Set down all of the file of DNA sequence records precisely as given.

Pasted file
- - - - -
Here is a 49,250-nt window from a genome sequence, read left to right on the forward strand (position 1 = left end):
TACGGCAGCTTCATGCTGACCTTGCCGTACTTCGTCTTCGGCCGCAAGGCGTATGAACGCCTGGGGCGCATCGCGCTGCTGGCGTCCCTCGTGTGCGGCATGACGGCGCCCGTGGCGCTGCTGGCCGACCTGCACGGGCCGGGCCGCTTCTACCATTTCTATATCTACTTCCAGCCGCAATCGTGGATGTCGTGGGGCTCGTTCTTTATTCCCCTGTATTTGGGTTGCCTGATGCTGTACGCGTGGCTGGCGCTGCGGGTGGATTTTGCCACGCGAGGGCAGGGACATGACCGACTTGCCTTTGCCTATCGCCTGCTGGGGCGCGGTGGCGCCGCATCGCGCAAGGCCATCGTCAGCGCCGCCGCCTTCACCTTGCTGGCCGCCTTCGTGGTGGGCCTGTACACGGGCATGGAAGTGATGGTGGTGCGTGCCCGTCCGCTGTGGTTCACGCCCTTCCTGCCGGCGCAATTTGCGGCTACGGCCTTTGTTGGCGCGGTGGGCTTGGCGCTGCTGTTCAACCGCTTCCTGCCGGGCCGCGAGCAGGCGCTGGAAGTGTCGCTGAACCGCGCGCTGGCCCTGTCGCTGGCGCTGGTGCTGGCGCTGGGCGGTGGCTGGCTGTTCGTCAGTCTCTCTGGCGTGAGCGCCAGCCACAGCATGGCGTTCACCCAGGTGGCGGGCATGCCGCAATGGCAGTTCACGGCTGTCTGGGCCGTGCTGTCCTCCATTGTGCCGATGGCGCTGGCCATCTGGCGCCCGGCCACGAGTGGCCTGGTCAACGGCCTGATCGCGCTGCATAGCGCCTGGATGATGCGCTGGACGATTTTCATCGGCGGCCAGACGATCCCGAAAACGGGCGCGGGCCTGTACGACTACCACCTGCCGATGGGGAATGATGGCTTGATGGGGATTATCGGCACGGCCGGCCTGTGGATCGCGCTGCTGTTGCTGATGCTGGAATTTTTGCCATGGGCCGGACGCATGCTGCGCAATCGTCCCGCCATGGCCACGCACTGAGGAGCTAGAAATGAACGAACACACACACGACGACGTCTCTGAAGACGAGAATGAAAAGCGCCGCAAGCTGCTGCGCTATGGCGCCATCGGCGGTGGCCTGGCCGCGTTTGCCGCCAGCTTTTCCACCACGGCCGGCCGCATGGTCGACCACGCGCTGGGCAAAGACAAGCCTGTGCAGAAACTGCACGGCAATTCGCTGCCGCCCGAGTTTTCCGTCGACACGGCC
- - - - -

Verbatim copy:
Here is a 49,250-nt window from a genome sequence, read left to right on the forward strand (position 1 = left end):
TACGGCAGCTTCATGCTGACCTTGCCGTACTTCGTCTTCGGCCGCAAGGCGTATGAACGCCTGGGGCGCATCGCGCTGCTGGCGTCCCTCGTGTGCGGCATGACGGCGCCCGTGGCGCTGCTGGCCGACCTGCACGGGCCGGGCCGCTTCTACCATTTCTATATCTACTTCCAGCCGCAATCGTGGATGTCGTGGGGCTCGTTCTTTATTCCCCTGTATTTGGGTTGCCTGATGCTGTACGCGTGGCTGGCGCTGCGGGTGGATTTTGCCACGCGAGGGCAGGGACATGACCGACTTGCCTTTGCCTATCGCCTGCTGGGGCGCGGTGGCGCCGCATCGCGCAAGGCCATCGTCAGCGCCGCCGCCTTCACCTTGCTGGCCGCCTTCGTGGTGGGCCTGTACACGGGCATGGAAGTGATGGTGGTGCGTGCCCGTCCGCTGTGGTTCACGCCCTTCCTGCCGGCGCAATTTGCGGCTACGGCCTTTGTTGGCGCGGTGGGCTTGGCGCTGCTGTTCAACCGCTTCCTGCCGGGCCGCGAGCAGGCGCTGGAAGTGTCGCTGAACCGCGCGCTGGCCCTGTCGCTGGCGCTGGTGCTGGCGCTGGGCGGTGGCTGGCTGTTCGTCAGTCTCTCTGGCGTGAGCGCCAGCCACAGCATGGCGTTCACCCAGGTGGCGGGCATGCCGCAATGGCAGTTCACGGCTGTCTGGGCCGTGCTGTCCTCCATTGTGCCGATGGCGCTGGCCATCTGGCGCCCGGCCACGAGTGGCCTGGTCAACGGCCTGATCGCGCTGCATAGCGCCTGGATGATGCGCTGGACGATTTTCATCGGCGGCCAGACGATCCCGAAAACGGGCGCGGGCCTGTACGACTACCACCTGCCGATGGGGAATGATGGCTTGATGGGGATTATCGGCACGGCCGGCCTGTGGATCGCGCTGCTGTTGCTGATGCTGGAATTTTTGCCATGGGCCGGACGCATGCTGCGCAATCGTCCCGCCATGGCCACGCACTGAGGAGCTAGAAATGAACGAACACACACACGACGACGTCTCTGAAGACGAGAATGAAAAGCGCCGCAAGCTGCTGCGCTATGGCGCCATCGGCGGTGGCCTGGCCGCGTTTGCCGCCAGCTTTTCCACCACGGCCGGCCGCATGGTCGACCACGCGCTGGGCAAAGACAAGCCTGTGCAGAAACTGCACGGCAATTCGCTGCCGCCCGAGTTTTCCGTCGACACGGCC